Romney's Taxes Spur Obama's Call to Tax the Rich
Policy + Politics

Romney's Taxes Spur Obama's Call to Tax the Rich

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Mitt Romney’s tax return saga didn’t only help catapult former House Speaker Newt Gingrich to a South Carolina primary win —it may also help Obama breathe new life into a tune he’s been singing for the last five months: tax the rich!

In his State of the Union Address Tuesday, President Obama will tout new plans to make wealthier individuals and corporations pay a higher percentage of their income in taxes than middle and lower-income earners. White House officials say this is one way to stem the growing income gap  as well as finance government.   “We can go in two directions,” Obama said in a State of the Union preview video.  “One is toward less opportunity and less fairness.  Or we can fight for where I think we need to go: building an economy that works for everyone, not just a wealthy few.”

Republicans and others, on the other hand, point to the fact that 47 percent of all tax filers pay no federal income tax -- that number includes all income segments, but is heavily weighted to lower income earners.  And, according to the right-learning Heritage Foundation, the top ten percent of income earners paid 70 percent of federal income taxes. 

The Buffett Effect

Last September Obama broadcast a proposal from billionaire investor Warren Buffett to let the Bush tax cuts expire for those who earn $1 million a year and increase the taxes they pay on dividends and capital gains.  But much has changed since then.  A perfect storm of Occupy Wall Street sentiment topped with public consternation over Mitt Romney’s initial reluctance to make his tax returns public may give Obama an opportunity to pounce on an issue that so far hasn’t advanced beyond lip service.

The Occupy Wall Street movement, which took hold in September, gave Obama his first real leg-up to push taxing wealthy individuals and businesses to reduce income inequality, said Brad Bannon, a democratic strategist.  “But what none of us saw coming was that Romney, through his controversy, is actually keeping the discussion going, which is kind of ironic,” he said. “The Romney thing is really like a gift from God to the President… it’s basically a softball that’s been lobbed at the President, and now for the first time he really has a chance to hit it out of the park.” 

The Romney hubbub started when the former Massachusetts governor and investment mogul,  who is estimated to be worth between $200 and $250 million, lost his composure and his commanding lead in the South Carolina polls last week after his GOP opponents asked why he hadn’t released his tax returns—something every Republican and Democratic presidential candidate has done for decades.  Romney told reporters his effective tax rate was near 15 percent—a far cry from the 35 percent top tax rate on wealthy earners,  and a much lower rate than either President Obama or his chief primary rival Newt Gingrich pay.   According to 2010 tax returns, Gingrich and his wife Callista paid an effective tax rate of about 32 percent, and the President and the First Lady paid about 26 percent.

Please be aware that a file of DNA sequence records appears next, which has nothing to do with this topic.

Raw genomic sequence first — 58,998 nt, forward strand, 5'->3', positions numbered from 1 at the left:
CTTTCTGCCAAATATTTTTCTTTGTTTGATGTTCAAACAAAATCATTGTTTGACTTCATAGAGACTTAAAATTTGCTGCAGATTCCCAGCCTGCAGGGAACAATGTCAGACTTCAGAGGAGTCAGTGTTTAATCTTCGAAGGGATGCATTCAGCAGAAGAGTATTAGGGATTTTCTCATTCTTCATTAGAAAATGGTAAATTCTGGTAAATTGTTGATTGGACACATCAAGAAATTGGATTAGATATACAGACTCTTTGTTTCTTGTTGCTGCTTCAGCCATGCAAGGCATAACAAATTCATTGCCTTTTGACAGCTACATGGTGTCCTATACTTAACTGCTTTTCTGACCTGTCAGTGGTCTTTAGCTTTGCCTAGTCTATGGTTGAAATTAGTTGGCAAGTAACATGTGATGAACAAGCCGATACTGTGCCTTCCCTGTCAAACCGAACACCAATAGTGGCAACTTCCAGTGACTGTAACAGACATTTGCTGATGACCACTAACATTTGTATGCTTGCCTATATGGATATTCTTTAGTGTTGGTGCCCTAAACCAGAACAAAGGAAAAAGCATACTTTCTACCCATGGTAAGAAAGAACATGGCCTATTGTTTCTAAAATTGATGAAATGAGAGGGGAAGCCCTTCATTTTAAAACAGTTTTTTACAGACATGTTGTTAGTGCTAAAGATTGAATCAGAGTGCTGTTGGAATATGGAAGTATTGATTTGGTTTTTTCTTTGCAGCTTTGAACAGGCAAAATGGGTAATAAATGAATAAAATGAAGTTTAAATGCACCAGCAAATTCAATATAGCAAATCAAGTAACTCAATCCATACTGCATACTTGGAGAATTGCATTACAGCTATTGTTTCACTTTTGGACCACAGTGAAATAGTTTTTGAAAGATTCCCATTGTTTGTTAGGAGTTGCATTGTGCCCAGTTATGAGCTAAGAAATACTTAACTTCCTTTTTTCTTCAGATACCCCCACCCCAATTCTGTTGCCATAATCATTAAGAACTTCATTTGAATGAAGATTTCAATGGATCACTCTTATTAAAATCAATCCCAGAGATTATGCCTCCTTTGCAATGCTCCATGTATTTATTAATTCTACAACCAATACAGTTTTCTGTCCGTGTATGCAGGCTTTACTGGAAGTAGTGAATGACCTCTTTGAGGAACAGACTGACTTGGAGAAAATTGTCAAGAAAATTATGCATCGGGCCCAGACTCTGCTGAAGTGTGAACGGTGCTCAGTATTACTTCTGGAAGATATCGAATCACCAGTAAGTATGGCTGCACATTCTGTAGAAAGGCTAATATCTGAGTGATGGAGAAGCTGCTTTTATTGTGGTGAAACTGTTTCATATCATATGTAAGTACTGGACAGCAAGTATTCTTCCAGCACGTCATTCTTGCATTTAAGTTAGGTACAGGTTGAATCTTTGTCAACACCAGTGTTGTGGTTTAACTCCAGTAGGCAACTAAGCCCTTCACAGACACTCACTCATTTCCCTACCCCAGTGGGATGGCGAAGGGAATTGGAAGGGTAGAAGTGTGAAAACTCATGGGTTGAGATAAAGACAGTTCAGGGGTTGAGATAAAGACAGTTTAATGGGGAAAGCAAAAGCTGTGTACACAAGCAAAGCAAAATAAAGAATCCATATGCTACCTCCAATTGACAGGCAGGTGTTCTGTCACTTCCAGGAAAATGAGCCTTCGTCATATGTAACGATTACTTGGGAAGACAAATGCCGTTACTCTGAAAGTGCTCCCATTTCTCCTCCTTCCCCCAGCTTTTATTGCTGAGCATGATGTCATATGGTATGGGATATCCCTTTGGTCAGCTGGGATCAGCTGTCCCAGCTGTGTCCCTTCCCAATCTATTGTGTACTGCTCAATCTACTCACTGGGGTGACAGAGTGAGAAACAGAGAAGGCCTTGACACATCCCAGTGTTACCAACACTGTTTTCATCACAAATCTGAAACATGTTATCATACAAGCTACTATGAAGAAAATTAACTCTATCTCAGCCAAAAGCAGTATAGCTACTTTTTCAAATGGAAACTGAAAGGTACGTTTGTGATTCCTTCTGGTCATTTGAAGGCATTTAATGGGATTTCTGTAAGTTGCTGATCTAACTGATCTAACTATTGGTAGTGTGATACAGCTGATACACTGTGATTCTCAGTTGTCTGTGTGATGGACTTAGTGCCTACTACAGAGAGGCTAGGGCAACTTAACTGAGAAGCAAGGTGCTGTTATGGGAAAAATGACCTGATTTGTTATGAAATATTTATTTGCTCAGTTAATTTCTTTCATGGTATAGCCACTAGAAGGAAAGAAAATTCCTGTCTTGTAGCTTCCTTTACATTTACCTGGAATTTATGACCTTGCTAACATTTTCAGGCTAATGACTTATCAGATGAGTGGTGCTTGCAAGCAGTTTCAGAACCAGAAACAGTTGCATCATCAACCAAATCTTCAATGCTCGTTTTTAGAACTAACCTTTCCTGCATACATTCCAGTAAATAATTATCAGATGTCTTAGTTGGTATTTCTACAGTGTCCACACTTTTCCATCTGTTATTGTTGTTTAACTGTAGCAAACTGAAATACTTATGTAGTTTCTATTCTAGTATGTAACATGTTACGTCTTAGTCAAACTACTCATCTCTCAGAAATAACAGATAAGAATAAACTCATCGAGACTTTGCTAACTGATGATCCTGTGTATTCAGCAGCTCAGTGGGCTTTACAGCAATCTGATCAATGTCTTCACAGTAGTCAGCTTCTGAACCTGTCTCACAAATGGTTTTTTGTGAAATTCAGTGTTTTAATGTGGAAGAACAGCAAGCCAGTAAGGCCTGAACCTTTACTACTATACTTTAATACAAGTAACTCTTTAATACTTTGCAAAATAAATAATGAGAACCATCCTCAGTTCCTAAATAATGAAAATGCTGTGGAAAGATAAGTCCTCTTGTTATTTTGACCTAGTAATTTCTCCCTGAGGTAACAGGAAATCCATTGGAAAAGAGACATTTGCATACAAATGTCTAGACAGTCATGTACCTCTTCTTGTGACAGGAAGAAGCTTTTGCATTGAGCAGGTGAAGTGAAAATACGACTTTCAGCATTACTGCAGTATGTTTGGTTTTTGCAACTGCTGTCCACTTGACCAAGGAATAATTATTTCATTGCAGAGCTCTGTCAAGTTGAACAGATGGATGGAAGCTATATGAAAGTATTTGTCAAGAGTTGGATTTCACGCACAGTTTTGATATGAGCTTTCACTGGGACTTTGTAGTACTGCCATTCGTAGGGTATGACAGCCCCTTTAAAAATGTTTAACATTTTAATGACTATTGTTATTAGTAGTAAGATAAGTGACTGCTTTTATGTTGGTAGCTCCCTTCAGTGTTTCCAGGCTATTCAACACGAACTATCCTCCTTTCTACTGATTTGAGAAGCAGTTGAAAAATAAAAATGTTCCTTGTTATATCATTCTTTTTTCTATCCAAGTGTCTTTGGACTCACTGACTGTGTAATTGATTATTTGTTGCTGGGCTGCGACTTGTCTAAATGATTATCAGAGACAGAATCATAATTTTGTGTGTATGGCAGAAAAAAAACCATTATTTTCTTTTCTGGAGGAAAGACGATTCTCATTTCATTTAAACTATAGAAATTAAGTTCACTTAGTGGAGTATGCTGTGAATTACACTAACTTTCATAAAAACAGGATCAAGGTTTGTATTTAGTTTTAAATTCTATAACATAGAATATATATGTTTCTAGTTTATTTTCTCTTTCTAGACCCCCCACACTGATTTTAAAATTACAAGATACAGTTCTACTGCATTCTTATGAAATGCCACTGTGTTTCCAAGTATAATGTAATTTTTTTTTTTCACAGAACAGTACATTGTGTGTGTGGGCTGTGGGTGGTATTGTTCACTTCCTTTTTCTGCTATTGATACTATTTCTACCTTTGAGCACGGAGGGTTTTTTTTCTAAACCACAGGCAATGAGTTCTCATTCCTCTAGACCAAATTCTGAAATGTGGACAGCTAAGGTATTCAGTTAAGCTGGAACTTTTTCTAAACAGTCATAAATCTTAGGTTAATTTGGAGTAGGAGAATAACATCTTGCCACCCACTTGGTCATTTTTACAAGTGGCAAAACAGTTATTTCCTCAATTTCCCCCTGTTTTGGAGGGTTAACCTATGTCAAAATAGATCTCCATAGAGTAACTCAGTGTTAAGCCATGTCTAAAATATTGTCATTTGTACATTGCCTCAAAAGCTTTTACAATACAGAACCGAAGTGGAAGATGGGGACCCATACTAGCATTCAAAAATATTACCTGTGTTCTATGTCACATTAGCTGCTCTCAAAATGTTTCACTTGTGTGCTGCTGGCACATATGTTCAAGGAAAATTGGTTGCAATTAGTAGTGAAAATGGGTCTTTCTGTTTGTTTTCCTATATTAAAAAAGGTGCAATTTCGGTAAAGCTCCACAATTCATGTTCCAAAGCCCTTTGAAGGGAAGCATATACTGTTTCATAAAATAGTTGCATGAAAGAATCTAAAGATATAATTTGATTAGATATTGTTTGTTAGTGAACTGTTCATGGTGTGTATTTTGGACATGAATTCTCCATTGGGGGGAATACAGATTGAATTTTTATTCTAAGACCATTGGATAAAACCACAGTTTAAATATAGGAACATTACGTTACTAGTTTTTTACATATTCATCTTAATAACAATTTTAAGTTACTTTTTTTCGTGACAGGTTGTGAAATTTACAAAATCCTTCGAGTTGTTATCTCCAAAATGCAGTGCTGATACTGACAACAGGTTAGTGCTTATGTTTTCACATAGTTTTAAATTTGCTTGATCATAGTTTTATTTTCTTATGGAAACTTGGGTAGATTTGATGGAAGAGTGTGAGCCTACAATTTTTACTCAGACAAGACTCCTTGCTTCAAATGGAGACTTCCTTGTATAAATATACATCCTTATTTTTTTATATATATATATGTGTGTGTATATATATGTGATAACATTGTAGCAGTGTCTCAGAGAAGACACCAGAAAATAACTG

Even though Romney now plans to release his 2010 tax returns and preliminary 2011 returns on Tuesday, some of the damage may have already been done.  The first polls out of Florida today from Rassmussen show Gingrich leading Romney 41 percent to 32 percent. 

The Romney Effect

Political strategists from both parties say Romney's returns all-but-guarantee the White House ammunition in its quest to overhaul the tax code to tax the wealthy more heavily.   In fact, some Republican voters may even listen up.  According to an October Bloomberg-Washington Post poll, 53 percent of self-identified Republicans support hiking taxes on households earning more than $250,000 a year. 

But ask Republican strategists, including in those in Gingrich’s camp, and they say that in the end, Republican voters will reject any wealth-redistribution attempts through the tax code, no matter how Obama frames it.   “The President can try to contextualize this as much as he wants.  But he can’t get away from the fact that if he raises taxes on those making over $200,000 he’s talking about raising taxes on 894,000 small businesses,” said David Winston, a Republican strategist advising the Gingrich campaign.  “He can try to find whatever rationale he wants, but that ultimately is how voters are going to view what he’s trying to do.”  

And Romney’s riches don’t have to only serve as fodder for the opposition, say some strategists.   “From here on out, it’s about how Romney handles it that matters,” said Ron Bonjean, a Republican strategist and former top GOP leadership staffer. “If he were to embrace his success and say, ‘Look--yes, I was at a firm that turned around businesses and that’s how I created a successful enterprise, grew jobs, and made money,’ he’d be in a much better spot.”  Romney screwed up in how he handled questions about his tax returns initially, Bonjean said, but acknowledging his success head-on “will eventually defeat [Obama’s] class warfare argument.”